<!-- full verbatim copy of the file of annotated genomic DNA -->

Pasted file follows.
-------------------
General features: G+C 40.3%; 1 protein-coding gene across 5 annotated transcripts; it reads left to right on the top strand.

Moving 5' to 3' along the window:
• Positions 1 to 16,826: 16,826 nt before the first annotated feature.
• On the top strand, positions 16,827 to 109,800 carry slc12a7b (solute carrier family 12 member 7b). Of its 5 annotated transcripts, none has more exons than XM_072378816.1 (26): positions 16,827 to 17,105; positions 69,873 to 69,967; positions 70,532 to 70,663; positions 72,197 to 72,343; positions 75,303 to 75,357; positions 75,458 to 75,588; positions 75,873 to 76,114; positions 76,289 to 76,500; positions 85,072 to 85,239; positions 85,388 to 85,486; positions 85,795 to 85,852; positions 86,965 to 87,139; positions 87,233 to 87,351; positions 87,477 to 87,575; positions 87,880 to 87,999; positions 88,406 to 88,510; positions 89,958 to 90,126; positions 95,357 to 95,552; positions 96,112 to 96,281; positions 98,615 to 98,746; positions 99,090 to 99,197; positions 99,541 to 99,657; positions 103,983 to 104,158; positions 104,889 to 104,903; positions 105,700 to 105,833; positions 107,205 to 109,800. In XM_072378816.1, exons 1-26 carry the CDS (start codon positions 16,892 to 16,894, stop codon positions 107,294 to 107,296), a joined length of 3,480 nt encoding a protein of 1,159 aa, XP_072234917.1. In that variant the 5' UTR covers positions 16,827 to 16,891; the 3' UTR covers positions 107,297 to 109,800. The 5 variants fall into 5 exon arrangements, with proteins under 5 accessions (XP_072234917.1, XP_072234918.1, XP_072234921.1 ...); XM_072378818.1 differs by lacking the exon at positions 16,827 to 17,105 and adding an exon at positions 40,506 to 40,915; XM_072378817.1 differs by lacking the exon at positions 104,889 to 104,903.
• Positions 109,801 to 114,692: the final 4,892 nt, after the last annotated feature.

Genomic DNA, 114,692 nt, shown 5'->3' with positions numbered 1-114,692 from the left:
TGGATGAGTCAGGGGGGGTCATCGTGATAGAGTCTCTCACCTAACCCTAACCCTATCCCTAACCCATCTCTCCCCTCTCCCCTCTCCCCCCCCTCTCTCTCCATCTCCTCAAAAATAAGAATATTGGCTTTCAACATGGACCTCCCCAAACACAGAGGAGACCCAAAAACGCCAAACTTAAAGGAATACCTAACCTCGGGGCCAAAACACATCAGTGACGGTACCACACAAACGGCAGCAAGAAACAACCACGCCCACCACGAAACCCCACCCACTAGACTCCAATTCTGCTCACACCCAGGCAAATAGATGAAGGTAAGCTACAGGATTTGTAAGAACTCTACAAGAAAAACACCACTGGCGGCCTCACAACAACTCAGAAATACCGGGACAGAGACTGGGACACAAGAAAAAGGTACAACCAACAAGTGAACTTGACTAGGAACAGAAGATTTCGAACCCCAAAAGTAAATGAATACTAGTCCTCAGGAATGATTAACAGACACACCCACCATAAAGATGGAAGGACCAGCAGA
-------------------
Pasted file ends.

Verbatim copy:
General features: G+C 40.3%; 1 protein-coding gene across 5 annotated transcripts; it reads left to right on the top strand.

Moving 5' to 3' along the window:
• Positions 1 to 16,826: 16,826 nt before the first annotated feature.
• On the top strand, positions 16,827 to 109,800 carry slc12a7b (solute carrier family 12 member 7b). Of its 5 annotated transcripts, none has more exons than XM_072378816.1 (26): positions 16,827 to 17,105; positions 69,873 to 69,967; positions 70,532 to 70,663; positions 72,197 to 72,343; positions 75,303 to 75,357; positions 75,458 to 75,588; positions 75,873 to 76,114; positions 76,289 to 76,500; positions 85,072 to 85,239; positions 85,388 to 85,486; positions 85,795 to 85,852; positions 86,965 to 87,139; positions 87,233 to 87,351; positions 87,477 to 87,575; positions 87,880 to 87,999; positions 88,406 to 88,510; positions 89,958 to 90,126; positions 95,357 to 95,552; positions 96,112 to 96,281; positions 98,615 to 98,746; positions 99,090 to 99,197; positions 99,541 to 99,657; positions 103,983 to 104,158; positions 104,889 to 104,903; positions 105,700 to 105,833; positions 107,205 to 109,800. In XM_072378816.1, exons 1-26 carry the CDS (start codon positions 16,892 to 16,894, stop codon positions 107,294 to 107,296), a joined length of 3,480 nt encoding a protein of 1,159 aa, XP_072234917.1. In that variant the 5' UTR covers positions 16,827 to 16,891; the 3' UTR covers positions 107,297 to 109,800. The 5 variants fall into 5 exon arrangements, with proteins under 5 accessions (XP_072234917.1, XP_072234918.1, XP_072234921.1 ...); XM_072378818.1 differs by lacking the exon at positions 16,827 to 17,105 and adding an exon at positions 40,506 to 40,915; XM_072378817.1 differs by lacking the exon at positions 104,889 to 104,903.
• Positions 109,801 to 114,692: the final 4,892 nt, after the last annotated feature.

Genomic DNA, 114,692 nt, shown 5'->3' with positions numbered 1-114,692 from the left:
TGGATGAGTCAGGGGGGGTCATCGTGATAGAGTCTCTCACCTAACCCTAACCCTATCCCTAACCCATCTCTCCCCTCTCCCCTCTCCCCCCCCTCTCTCTCCATCTCCTCAAAAATAAGAATATTGGCTTTCAACATGGACCTCCCCAAACACAGAGGAGACCCAAAAACGCCAAACTTAAAGGAATACCTAACCTCGGGGCCAAAACACATCAGTGACGGTACCACACAAACGGCAGCAAGAAACAACCACGCCCACCACGAAACCCCACCCACTAGACTCCAATTCTGCTCACACCCAGGCAAATAGATGAAGGTAAGCTACAGGATTTGTAAGAACTCTACAAGAAAAACACCACTGGCGGCCTCACAACAACTCAGAAATACCGGGACAGAGACTGGGACACAAGAAAAAGGTACAACCAACAAGTGAACTTGACTAGGAACAGAAGATTTCGAACCCCAAAAGTAAATGAATACTAGTCCTCAGGAATGATTAACAGACACACCCACCATAAAGATGGAAGGACCAGCAGA